Young Muslims to drive $300 billion boom in Islamic travel: study

Spending on travel during 2016 for young Muslims was at around $55 billion. (AFP)
Updated 26 October 2017
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Young Muslims to drive $300 billion boom in Islamic travel: study

SINGAPORE: Young Muslims worldwide are expected to almost double their spending on travel in the coming years, driving a boom in Islamic tourism that will make the sector worth $300 billion, a study said Thursday.
Halal travel has grown in recently, with airports, restaurants and hotels seeking to provide Muslim-friendly facilities and services, such as prayer rooms and halal food outlets.
Fazal Bahardeen, chief executive of Islamic travel specialist HalalTrip, which carried out the study with Mastercard, said older Muslims typically travel in large families once a year while young Muslims, aged 20 to 36, take multiple trips.
“Travel within this young generation of Muslims is booming as consumers with more disposable income seek more exotic experiences and far-flung destinations than their parents,” said Fazal.
“Their per trip expenditure could be lower than the earlier generation but since they make multiple trips per year, their overall expenditure is higher.”
Fazal said that within the next five to 10 years, many Muslims would be entering the stage of their lives where they earn, spend and travel the most.
Spending on travel during 2016 for young Muslims was at around $55 billion, while the total Muslim travel segment was worth $156 billion, he added.
The figures are expected to increase respectively to $100 billion by 2025 and $300 billion by 2026, the study said.
The research comes at a time when more countries are eyeing a share of the burgeoning Muslim travel market.
Saudi Arabia, Malaysia and Turkey are the biggest source of young Muslim travelers in the Islamic world, it said.
A growing number of young Muslims from Indonesia, which has the world’s biggest Muslim population, Egypt and Kazakhstan are also traveling more frequently, it added.


Height of adventure: Treading the ‘Edge of the World’ near Riyadh

Updated 19 April 2018
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Height of adventure: Treading the ‘Edge of the World’ near Riyadh

  • Cliffs in Tuwaiq were formed as a result of the movement of the Arabian plate toward the northeast because of the spread of the Red Sea rift
  • Several prominent Saudi tour companies offer daylong excursions to the site

Thrill seekers and fitness gurus all over the Kingdom will be pleased to know that their choices for weekend activities have increased. 

Several tour operators in Riyadh have started offering trips to the area known as the Edge of the World, making the location more accessible than ever.

With the country’s obesity rates on the rise and many citizens growing more concerned about their physical health and stress levels, people are seeking ways to maintain their fitness without having to restrict themselves to the monotony of a gym routine.

One such solution that has steadily increased in popularity over the past year is hiking, which many have embraced as being much more exciting and fulfilling than spending hours on the treadmill. And most popular of all for hiking and other fitness activities in a natural setting is the magnificent landmark of Jabal Fihrayn, more commonly known as the Edge of the World.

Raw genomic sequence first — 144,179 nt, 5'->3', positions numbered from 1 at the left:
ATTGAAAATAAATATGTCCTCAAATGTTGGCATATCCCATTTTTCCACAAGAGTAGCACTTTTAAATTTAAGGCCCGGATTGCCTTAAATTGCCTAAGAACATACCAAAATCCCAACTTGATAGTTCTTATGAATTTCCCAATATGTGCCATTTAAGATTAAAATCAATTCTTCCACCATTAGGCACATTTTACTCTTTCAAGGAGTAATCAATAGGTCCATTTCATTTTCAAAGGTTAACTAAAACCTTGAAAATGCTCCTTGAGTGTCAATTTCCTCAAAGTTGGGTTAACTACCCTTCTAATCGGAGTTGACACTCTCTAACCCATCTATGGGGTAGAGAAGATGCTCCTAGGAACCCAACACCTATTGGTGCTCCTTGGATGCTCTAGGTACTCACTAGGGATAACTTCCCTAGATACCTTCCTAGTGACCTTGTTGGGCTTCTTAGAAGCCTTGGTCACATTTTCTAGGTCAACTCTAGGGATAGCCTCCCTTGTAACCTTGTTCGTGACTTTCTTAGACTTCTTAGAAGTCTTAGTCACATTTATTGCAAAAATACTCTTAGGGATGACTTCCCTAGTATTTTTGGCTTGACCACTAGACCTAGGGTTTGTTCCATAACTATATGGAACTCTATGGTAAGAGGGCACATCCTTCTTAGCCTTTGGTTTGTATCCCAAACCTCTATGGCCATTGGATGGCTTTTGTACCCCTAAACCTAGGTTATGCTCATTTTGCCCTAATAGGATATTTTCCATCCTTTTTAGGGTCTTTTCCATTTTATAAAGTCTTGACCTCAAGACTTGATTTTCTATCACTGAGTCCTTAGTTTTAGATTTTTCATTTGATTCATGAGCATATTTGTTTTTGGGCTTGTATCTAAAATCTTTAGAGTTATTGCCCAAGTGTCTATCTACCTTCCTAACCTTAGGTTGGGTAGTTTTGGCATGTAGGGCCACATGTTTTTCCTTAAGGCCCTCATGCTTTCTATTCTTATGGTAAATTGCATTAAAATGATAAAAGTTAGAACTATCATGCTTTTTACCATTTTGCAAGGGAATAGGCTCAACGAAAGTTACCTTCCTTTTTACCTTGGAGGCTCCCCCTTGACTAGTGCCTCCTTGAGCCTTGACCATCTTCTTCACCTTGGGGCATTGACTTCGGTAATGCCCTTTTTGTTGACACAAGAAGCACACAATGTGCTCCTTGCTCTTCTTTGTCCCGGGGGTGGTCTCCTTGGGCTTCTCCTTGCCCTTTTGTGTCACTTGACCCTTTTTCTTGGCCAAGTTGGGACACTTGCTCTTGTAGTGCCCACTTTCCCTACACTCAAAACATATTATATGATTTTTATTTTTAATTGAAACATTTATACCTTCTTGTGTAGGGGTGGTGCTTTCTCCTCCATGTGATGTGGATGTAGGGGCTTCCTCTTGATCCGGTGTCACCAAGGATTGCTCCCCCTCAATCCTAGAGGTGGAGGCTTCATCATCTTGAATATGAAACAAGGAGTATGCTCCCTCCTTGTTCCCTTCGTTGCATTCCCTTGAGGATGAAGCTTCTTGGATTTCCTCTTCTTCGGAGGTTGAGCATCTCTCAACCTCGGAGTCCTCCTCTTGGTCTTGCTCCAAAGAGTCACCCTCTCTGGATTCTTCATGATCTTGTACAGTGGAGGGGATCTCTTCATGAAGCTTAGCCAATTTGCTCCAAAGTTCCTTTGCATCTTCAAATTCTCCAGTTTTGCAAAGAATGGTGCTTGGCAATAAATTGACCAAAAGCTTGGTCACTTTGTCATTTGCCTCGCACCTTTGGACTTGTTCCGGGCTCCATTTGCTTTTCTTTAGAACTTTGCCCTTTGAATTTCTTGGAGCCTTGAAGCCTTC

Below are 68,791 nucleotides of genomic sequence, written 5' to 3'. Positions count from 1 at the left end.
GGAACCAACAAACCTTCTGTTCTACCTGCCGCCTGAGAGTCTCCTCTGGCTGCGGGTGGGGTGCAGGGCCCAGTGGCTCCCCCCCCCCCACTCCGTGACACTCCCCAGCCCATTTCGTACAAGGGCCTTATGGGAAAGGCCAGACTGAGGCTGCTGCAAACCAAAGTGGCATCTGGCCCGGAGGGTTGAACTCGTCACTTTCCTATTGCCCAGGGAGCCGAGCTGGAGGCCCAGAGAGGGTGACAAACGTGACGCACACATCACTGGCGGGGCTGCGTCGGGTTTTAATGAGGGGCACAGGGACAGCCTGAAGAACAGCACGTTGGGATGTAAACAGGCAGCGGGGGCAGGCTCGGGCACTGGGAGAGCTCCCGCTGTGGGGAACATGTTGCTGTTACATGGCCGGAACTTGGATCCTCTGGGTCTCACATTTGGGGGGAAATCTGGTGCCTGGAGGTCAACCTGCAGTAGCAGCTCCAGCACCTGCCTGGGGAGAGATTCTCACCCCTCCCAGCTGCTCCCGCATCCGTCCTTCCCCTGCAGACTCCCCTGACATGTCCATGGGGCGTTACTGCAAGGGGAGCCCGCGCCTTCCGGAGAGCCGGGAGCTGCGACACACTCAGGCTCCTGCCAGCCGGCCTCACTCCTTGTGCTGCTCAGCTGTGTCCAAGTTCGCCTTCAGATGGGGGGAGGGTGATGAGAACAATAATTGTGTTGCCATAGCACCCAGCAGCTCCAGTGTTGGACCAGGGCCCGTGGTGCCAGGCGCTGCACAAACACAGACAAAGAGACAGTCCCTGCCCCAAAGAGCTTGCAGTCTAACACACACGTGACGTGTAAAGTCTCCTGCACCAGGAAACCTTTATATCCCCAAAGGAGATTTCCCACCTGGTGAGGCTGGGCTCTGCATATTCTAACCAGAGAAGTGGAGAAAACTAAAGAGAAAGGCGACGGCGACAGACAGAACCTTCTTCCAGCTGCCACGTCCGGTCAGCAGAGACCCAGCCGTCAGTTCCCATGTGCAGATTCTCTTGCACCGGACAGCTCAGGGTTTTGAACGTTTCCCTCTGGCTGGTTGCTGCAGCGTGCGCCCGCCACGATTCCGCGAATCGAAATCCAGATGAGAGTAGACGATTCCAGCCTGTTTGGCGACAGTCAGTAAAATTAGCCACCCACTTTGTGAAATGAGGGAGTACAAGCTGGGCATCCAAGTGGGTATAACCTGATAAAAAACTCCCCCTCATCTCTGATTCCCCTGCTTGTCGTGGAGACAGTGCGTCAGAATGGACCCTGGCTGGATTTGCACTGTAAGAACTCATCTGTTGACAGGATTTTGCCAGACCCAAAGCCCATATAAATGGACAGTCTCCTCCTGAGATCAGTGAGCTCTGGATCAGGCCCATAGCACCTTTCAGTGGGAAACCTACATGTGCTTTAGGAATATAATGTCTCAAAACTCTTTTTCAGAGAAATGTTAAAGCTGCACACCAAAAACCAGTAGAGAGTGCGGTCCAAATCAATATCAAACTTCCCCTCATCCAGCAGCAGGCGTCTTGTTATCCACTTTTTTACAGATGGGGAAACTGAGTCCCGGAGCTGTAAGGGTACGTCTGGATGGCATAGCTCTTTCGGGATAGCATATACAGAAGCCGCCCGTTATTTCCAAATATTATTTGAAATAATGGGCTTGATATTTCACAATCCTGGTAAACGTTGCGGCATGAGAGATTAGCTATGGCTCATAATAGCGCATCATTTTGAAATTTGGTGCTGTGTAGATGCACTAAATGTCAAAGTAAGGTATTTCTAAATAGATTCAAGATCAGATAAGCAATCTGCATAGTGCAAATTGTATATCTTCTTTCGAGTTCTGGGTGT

Described as a “window framed by rock,” the Edge of the World offers stunning views of the valley below, a lush grove of acacia trees teeming with wildlife and vegetation. The spot is well-known for being a favorite of visiting picnickers.

Hikers can choose from several trails of varying levels of difficulty, making their way to the top of the Tuwaiq escarpment to take in the magnificent views at the top of the trail, where the colossal cliff faces drop off to reveal the dizzying height from the valley below. In addition to the rich wildlife unique to the location, you can also find samples of fossilized coral and raw mineral deposits in certain areas of the valley.

The cliffs in the areas were formed as a result of the tectonic movement of the Arabian plate toward the northeast because of the spread of the Red Sea rift situated 1,000 km to the west of Tuwaiq.

Due to the increasing popularity of the site, the authorities have built a hardtop that leads to the gates of the sites and arrangements are in place to protect the area and its natural treasures. 

Several prominent Saudi tour companies offer daylong excursions to the site. The more intrepid explorer also has the option to go alone; though past visitors recommend that solo travelers take an all-terrain, 4x4 vehicle and extra precaution. Visitors can spend the day at the site and leave before 6 p.m. (when the gates are closed for the night) or stay behind for a night of camping to enjoy the sunset and the breathtaking celestial views of a star-studded night sky.

Nora Alfard, amateur hiking enthusiast and two-time visitor to the location, was quick to offer praise about her trip. 

“The trip out there was a bit tiring, but totally worth it,” she said. “The views are stunning, and the hiking itself is not that difficult. Most people should be able to make it to the top without too much trouble.” She said she was likely to go a third time, and encouraged others to do the same.

The Edge of the World is roughly 100km northwest of Riyadh, about 1.5 hours’ drive from the capital. Visitors should be prepared for at least 30 minutes of hiking, possibly more depending on your trail and your level of fitness and experience. Previous visitors recommend bringing water and snacks, and stress the importance of dressing appropriately — hiking shoes only!

Decoder

What is hiking?

Hiking means a long, vigorous walk, usually on trails in the countryside. Day hikers generally carry at least food, a map or a GPS navigation device.